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The Internet

Submission + - Virus on the Man Page of Ars Technica (

Philip writes: "It looks like an add server that Ars Technica is using has a virus on it. When I go to Ars Technica my corporate antivirus MCafee reports that the site has a virus. Here is a copy of my log. I just wanted to get a waring out to all the tech sites. 1/2/2008 2:27:15 PM Script execution blocked iexplore.exe( Script executed by iexplore.exe JS/Exploit-BO (Trojan)"

Submission + - Solar Power Storage - Without Batteries? 3

bbsguru writes: The big advantage of coal or hydroelectric power compared to Wind and Solar (other than typical low cost) has always been the ability to generate power on demand. Now there's news that SolarReserve, a new venture of two US Technology companies, is planning to commercialize a way to stockpile solar energy for release on demand.
From the Article: The "concentrated solar power tower" technology harnesses the sun's energy and stores it using molten salt. The energy is released when a utility requires it. The product is designed to produce up to 500 megawatts of power per year under peak conditions. Lee Bailey, managing director of US Renewables, compared the technology to hydroelectric power plants, but said it has more benefits. "This product is more predictable than water reserves, the supply is free and inexhaustible, and the environmental impact is essentially zero," Bailey said in a statement.
Liquid Sodium solar power? How cool is that!?

Submission + - Can nerves really regenerate?

Roland Piquepaille writes: "People suffering of injury to the brain or spinal cord cannot currently be treated because central nervous system neurons have a very limited capability of self-repair and regeneration. But now, researchers from the Georgia Institute of Technology have developed a potentially promising strategy for encouraging the regeneration of damaged neurons. Their new technique uses "a biodegradable polymer containing a chemical group that mimics the neurotransmitter acetylcholine to spur the growth of neurites." According to the scientists, this method could be used to treat neurodegenerative diseases like Alzheimer's in a few years. But read more for additional references and to see the 'inside front cover' of the December 2007 issue of Advanced Materials which reports about this research work."
United States

Submission + - 57 mpg? That's so 20 years ago 6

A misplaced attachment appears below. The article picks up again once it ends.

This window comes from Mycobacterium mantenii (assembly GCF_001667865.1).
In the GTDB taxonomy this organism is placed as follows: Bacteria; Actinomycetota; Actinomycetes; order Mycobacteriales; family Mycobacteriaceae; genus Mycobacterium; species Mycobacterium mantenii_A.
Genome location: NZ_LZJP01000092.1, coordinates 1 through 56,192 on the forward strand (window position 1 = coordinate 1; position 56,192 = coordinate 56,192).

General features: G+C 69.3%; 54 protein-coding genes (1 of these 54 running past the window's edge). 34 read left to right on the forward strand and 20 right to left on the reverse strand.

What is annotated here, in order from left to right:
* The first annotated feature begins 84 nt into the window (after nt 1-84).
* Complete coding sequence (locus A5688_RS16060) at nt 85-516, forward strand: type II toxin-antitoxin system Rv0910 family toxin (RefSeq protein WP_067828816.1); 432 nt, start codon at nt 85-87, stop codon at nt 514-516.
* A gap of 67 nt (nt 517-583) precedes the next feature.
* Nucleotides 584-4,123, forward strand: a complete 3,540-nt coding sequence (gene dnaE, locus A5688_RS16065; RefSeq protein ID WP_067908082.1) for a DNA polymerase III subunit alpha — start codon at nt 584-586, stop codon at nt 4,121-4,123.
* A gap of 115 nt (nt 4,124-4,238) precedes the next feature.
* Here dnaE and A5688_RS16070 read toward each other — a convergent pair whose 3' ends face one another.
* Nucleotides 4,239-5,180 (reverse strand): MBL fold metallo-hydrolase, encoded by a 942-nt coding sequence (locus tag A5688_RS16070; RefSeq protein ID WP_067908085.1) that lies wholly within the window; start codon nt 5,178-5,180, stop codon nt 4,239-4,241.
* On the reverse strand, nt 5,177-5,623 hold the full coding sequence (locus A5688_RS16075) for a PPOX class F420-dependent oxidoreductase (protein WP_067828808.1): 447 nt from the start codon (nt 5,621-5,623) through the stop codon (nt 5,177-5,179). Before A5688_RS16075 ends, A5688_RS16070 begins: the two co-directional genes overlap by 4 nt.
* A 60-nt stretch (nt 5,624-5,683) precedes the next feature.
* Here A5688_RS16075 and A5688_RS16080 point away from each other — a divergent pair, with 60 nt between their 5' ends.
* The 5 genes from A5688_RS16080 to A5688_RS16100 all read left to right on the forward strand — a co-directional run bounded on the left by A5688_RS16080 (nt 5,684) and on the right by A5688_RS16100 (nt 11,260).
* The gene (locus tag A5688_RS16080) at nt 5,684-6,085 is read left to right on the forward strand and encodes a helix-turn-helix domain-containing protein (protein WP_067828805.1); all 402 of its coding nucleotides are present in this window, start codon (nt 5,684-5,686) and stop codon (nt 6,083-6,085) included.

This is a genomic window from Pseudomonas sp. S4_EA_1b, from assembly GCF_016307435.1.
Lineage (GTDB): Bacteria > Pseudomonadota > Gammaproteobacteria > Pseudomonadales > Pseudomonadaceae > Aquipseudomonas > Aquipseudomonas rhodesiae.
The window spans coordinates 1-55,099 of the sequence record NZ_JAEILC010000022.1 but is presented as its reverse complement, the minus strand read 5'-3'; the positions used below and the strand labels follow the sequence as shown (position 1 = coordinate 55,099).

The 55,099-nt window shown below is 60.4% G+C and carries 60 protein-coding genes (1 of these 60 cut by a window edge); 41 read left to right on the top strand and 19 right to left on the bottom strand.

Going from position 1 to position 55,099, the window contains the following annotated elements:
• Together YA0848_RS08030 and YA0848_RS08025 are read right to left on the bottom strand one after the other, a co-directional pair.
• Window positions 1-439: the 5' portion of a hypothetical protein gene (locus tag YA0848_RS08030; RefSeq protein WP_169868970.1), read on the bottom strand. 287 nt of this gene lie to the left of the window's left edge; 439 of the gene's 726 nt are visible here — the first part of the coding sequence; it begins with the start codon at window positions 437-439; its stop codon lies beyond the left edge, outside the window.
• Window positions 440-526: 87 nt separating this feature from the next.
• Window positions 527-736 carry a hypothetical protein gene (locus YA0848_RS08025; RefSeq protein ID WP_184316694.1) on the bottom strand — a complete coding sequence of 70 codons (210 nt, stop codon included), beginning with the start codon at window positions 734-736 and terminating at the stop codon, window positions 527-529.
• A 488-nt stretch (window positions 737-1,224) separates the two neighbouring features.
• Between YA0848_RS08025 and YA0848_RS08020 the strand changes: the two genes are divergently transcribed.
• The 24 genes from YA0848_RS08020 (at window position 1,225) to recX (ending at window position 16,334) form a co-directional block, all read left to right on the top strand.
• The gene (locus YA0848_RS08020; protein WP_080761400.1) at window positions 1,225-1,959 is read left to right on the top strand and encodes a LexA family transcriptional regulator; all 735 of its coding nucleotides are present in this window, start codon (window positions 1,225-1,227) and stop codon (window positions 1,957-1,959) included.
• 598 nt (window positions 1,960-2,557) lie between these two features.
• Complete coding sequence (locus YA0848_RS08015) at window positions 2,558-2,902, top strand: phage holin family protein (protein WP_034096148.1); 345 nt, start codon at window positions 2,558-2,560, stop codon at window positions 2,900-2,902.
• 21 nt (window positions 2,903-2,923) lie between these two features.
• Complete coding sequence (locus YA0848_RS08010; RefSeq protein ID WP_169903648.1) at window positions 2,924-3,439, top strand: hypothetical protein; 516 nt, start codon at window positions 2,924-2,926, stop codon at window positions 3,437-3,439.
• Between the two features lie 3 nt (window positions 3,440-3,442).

maclizard writes: "I wish my car got 57 miles to the gallon.

From the article:
'The CRX HF got an Environmental Protection Agency-estimated 57 mpg gallon in highway driving. Today, the most fuel-efficient non-hybrid Civic you can buy gets an EPA-estimated 34 mpg on the highway. Even today's Honda Civic Hybrid can't match it, achieving EPA-estimated highway mileage of just 45 mpg. The Toyota Prius, today's fuel mileage champ, gets 46 mpg on the highway.'"

Submission + - Larger human brain led to larger penis ( 2

Anonymous Coward writes: "The human penis is comparatively larger than that of the other great apes because of our comparatively larger brains, gynecologist Edwin A. Bowman explains in the journal Archives of Sexual Behavior. Through millions of years evolution the infant babies' skulls became larger in order to accommodate bigger brains, explained Dr. Bowman. This in turn led to a female pelvis become larger to allow women to give birth to children with larger brains, and this led to the female vagina also becoming less tight."

Submission + - Alexander Graham Bell: Patent Theif? (

DynaSoar writes: "MSNBC is carrying an AP article reviewing a book due out January 7, that claims to show definitive evidence that Bell stole the essential idea for telephony from Elisha Gray Author Seth Shulman shows that Bell's notebooks contain false starts, and then after a 12 day gap during which he visited the US Patent Office, suddenly show an entirely different design, very similar to Gray's design for multiplexing Morse code signals. Shulman claims that Bell copied the design from Gray's patent application and was improperly given credit for earlier submission, with the help of a corrupt patent examiner and aggressive lawyers. Shulman also claims that fear of being found out is the reason Bell distanced himself from the company that carried his name. And if Gray Telephone doesn't seem to roll off the tongue, Shulman also noted that both of them were two decades behind the German inventor Johann Philipp Reis who produced the first working telephony system."

Submission + - SCO Receives Nasdaq Notice Letter (

An anonymous reader writes: This somewhat amusing press release of sorts tells us one of those things we've all been waiting a while for. SCO(X) has announced that: that it received a Nasdaq Staff Determination letter on December 21, 2007 indicating that as a result of having filed for protection under Chapter 11 of the U.S. Bankruptcy Code, the Nasdaq Listing Qualifications Panel has determined to delist the company's securities from the Nasdaq Stock Market and will suspend trading of the securities effective at the open of business on Thursday, December 27, 2007. PJ at Groklaw has surmised that with effectively zero cash resources left, Novell doesn't stand to get much more than SCO's furniture, if even that. Ding dong, is the wicked witch finally dead yet?

Submission + - Google's Algorithm allows shady tactics (

An anonymous reader writes: Google has been oddly silent about the possibility, but it seems like a very real likelihood that it is possible to damage the google search rankings for your competitor's sites by off site linking schemes that are completely out of the control of the site owners. Now it seems like many black hat seo services will offer the service..... so if you rank 11th for a valuable term, it may be possible to use black hat tactics (or pay a small fee to an expert) to get your competitors knocked out of those coveted top 10 spots.

Submission + - Libraries on Canadian DMCA: Don't restrict rights (